Words companies are currently using to describe their contemporary cookware that incorporates last-century high-lead-content brass decorative elements
(these are screenshots from their websites:)
Originally Published April 27, 2018
Updated: December 31, 2020
Decorative Leaded brass accents on new kitchenware.
This one is a hard subject for me; I almost don’t know where to start because there is so much to say…
“A thing of the past”
First and foremost, realize that in many cases, the reason certain things went “out of fashion” is because they were inherently dangerous. Bringing them back in the name of “heritage” or “culture” or “design” or “art” is even more dangerous — because people assume that in The United States in the 21st Century there must be by now an effective system of stringent and comprehensive safety regulations in place to protect consumers against serious hazards, like neurotoxicants in newly-manufactured cookware. [Dream on!]
Poisonous heavy metals do not belong in our kitchens.
For those new to this website (and to review):
- Lead is an extremely potent, cumulative neurotoxin that causes permanent brain damage — impacts of which are detectable even at the lowest levels of exposure; to add it into our cooking environment intentionally (in 2018!) is just plain stupid – and inexcusable.
- We have observed the horrible neurotoxic impacts of lead since humans began mining the stuff more than thousand years ago(!), yet today in the U.S. lead exposure impacts more children – and adults – (and costs our economy more) each day than all other known environmental pollutants COMBINED*, so we really should not be adding it to our cookware.
“But I like the weight and feel of traditional brass”
- Lead has been added to brass (throughout history) to increase the weight to make it “feel” and “seem” more like gold and therefore to impart perceived “value”.
- In my opinion, Leaded brass should not continue to be glorified by the use of words such as “traditional” or “vintage” or “historic”… Leaded brass is potentially deadly (especially if small Leaded brass item were to be swallowed by a child) — and does not belong in our kitchens.
- Most of the brass I have found in vintage – and new – cookware with brass components has – in fact – tested positive for Lead (using an XRF instrument) at levels in the range of 30,000 to 40,000 parts per million lead.
How much Lead is too much Lead?
What does 30,000 ppm mean?
- For context, the level at which items intended for use by children are considered toxic and illegal (if they have Lead present) is 100 ppm Lead or higher in the substrate (base material) of any component of an item.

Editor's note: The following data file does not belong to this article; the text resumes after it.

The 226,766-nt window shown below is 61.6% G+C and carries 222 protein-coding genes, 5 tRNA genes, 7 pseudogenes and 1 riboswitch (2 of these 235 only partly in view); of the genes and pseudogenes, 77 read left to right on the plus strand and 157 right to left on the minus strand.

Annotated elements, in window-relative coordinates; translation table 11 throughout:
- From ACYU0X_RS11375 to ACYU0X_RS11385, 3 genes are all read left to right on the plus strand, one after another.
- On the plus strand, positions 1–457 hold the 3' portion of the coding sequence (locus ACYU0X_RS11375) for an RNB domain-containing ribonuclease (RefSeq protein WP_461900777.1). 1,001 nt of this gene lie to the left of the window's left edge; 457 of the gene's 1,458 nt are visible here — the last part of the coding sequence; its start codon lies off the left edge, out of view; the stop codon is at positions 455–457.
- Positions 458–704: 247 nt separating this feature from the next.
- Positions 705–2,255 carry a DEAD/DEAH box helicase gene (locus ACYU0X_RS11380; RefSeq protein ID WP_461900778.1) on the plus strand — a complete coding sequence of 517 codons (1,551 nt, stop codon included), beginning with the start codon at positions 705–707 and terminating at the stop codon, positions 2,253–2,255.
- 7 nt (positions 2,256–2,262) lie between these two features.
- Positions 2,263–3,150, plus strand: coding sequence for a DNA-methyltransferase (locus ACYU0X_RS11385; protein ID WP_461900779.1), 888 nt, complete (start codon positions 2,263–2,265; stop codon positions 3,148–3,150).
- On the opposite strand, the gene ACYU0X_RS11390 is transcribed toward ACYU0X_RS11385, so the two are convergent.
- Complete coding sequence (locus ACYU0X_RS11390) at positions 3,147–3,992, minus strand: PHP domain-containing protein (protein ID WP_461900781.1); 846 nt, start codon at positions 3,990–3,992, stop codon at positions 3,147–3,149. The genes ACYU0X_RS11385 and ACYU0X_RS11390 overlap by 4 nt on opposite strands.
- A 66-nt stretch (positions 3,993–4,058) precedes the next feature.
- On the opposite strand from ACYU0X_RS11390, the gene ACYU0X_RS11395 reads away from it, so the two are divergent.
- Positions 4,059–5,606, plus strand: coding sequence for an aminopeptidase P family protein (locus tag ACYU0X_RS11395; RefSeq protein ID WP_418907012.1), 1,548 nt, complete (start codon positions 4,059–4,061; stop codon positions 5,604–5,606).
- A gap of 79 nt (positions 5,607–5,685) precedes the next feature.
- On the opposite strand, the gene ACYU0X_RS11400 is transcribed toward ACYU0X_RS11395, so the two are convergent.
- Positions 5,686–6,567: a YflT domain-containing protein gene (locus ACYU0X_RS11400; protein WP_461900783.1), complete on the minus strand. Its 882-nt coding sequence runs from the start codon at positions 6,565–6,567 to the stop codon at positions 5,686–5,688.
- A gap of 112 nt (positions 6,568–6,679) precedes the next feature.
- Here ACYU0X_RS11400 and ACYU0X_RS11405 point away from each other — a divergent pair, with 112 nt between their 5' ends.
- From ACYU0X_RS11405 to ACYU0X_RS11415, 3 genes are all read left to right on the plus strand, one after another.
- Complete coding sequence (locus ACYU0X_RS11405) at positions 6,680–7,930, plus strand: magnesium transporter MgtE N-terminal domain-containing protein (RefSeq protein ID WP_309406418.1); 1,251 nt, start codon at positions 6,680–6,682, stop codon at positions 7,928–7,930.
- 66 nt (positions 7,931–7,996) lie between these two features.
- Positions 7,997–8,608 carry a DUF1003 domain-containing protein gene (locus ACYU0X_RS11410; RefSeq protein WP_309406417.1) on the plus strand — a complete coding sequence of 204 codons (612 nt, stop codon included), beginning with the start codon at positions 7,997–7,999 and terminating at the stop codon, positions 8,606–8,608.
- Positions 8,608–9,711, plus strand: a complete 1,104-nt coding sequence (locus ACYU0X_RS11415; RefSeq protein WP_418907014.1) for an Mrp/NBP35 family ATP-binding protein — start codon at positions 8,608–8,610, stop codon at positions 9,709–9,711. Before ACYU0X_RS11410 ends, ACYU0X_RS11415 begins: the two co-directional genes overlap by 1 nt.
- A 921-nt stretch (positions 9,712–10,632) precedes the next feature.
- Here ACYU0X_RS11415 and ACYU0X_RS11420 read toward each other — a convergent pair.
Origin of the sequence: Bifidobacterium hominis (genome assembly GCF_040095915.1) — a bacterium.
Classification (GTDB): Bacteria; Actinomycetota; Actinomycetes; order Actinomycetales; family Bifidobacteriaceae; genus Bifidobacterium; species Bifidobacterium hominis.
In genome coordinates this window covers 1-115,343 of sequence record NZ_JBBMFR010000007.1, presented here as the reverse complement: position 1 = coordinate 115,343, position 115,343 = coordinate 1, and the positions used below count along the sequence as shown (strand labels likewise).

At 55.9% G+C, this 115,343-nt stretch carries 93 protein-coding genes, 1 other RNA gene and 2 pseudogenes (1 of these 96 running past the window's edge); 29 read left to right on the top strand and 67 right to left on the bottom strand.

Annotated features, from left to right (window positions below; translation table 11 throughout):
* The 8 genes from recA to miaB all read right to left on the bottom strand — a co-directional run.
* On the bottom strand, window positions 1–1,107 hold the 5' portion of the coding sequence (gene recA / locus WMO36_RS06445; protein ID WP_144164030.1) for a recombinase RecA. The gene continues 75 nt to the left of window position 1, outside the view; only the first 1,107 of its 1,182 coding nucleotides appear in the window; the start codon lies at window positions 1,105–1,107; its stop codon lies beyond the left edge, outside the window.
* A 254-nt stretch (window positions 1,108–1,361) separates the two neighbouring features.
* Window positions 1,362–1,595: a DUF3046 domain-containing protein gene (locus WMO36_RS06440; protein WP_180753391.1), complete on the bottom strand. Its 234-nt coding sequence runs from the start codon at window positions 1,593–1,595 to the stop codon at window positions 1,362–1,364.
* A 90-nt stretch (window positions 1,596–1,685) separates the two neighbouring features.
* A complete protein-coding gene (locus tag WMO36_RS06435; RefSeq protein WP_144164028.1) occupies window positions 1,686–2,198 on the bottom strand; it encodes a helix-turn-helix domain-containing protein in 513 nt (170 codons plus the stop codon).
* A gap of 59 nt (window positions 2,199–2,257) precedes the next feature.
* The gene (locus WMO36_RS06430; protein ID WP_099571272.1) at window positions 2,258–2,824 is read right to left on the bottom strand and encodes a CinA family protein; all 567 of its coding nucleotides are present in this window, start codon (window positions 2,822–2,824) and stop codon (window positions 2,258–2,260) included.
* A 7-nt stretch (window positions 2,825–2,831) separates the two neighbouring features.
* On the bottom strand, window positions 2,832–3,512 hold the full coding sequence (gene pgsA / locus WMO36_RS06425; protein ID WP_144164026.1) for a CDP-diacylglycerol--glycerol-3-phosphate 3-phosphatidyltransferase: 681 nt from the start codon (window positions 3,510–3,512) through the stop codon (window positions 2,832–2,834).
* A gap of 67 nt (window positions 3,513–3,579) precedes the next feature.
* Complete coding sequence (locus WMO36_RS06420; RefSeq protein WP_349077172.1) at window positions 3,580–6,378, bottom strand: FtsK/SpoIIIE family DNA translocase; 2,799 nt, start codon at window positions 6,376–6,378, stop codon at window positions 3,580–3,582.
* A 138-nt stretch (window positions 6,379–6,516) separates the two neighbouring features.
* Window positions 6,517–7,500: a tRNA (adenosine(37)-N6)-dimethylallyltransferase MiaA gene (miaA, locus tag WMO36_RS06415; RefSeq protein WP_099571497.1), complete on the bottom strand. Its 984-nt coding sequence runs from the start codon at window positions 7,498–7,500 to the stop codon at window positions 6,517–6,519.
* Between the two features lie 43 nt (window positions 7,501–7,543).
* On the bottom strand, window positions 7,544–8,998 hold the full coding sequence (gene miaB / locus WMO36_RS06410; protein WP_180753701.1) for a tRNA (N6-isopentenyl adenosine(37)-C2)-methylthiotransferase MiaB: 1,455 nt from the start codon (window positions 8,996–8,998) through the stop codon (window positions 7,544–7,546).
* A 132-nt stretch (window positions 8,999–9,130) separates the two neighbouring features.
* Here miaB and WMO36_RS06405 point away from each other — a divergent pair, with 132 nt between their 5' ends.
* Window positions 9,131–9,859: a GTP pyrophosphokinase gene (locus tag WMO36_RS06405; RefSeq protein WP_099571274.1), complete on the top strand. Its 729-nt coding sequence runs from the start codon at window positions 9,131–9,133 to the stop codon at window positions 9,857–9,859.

- Items are also considered unsafe and illegal to be sold as children’s items if the level of the paint or coating exceeds 90 ppm.
- Using the substrate limit (since the Lead is in exposed brass without a coating in most of these examples), 100 parts per million vs. the apprx. 40,000 ppm being found in some of this modern cookware – makes these Lead brass components quite alarming.
Why isn’t this illegal?
- It is legal to have Leaded decorative components in cookware and dishware today because cookware and dishware are not considered to be “items intended for use by children.”
- While it is, unfortunately, currently completely legal to have leaded brass in newly manufactured cookware it is not safe especially if the leaded component is a part that is frequently touched with normal use.
- This is because the brass components of this modern cookware are so high in Lead, they are often even testing positive for lead with reactive agent testing [such as a LeadCheck® swab] — with the swab turning pink when you rub it on the handle or knob of the item in question; levels this high and “available” mean the lead can also rub off onto your hands when you handle the pot. This also is an indicator that the Lead in the components may very well be bioavailable. In fact, in California there have been several successful lawsuits (around Prop 65 violations) due to bioavailable Lead found in high Lead brass knobs and handles (components of furniture and other objects with Lead at similar levels as the Lead found in the brass components of these cookware items.)
- Especially egregious: The leaded components of these pans are the part of the pan that is designed to be touched the most frequently during cooking: the handles, knobs, etc.
- Also annoying: no one is studying this at all. You will not find a study available in 2018 (that I am aware of) that warns of potential dangers of leaded brass components in cookware. There is no benefit for the companies making these products to study the specific potential concern, and it’s not perceived as a big enough potential problem for any public agencies to study the possible impact.
- Just because it is not a studied problem doesn’t mean it is not potentially adding to your total aggregate background lead exposure. It is this combined lead exposure in our homes that is concerning. If we can avoid lead (and especially if we can avoid knowingly bringing lead into our homes) we should!
Bottom Line: There is no acceptable justification for the use of lead in cookware, period!
So who are my “top offenders” for this? I have tested two companies’ products that I have concerns about – one is Italian (sold in the U.S. exclusively by a small boutique business based in Brentwood/Los Angeles) and one is made right here in my own city (Portland, Oregon). I have spoken with the managers of each of these companies directly and they are aware of my findings and my concerns.
The Portland Based company is Finex. Interestingly, I cannot find a search bar on their website – and on the pages I thumb through, I can no longer find the word “brass” (which used to appear in the description of the handle knob). However, the online retailers that sell their product (Williams Sonoma, Fine Occasion, Schoolhouse and others) still highlight the “brass knob” as a selling point.
I tested products from this brand (newly purchased by consumers) in 2017 and 2018, and in each case the brass end-knobs on the handles tested positive for lead in the 30,000 to 40,000 ppm range. [UPDATE: Now on the last day of 2020, I am not aware that they have made any changes to their manufacturing and materials choices for their products.]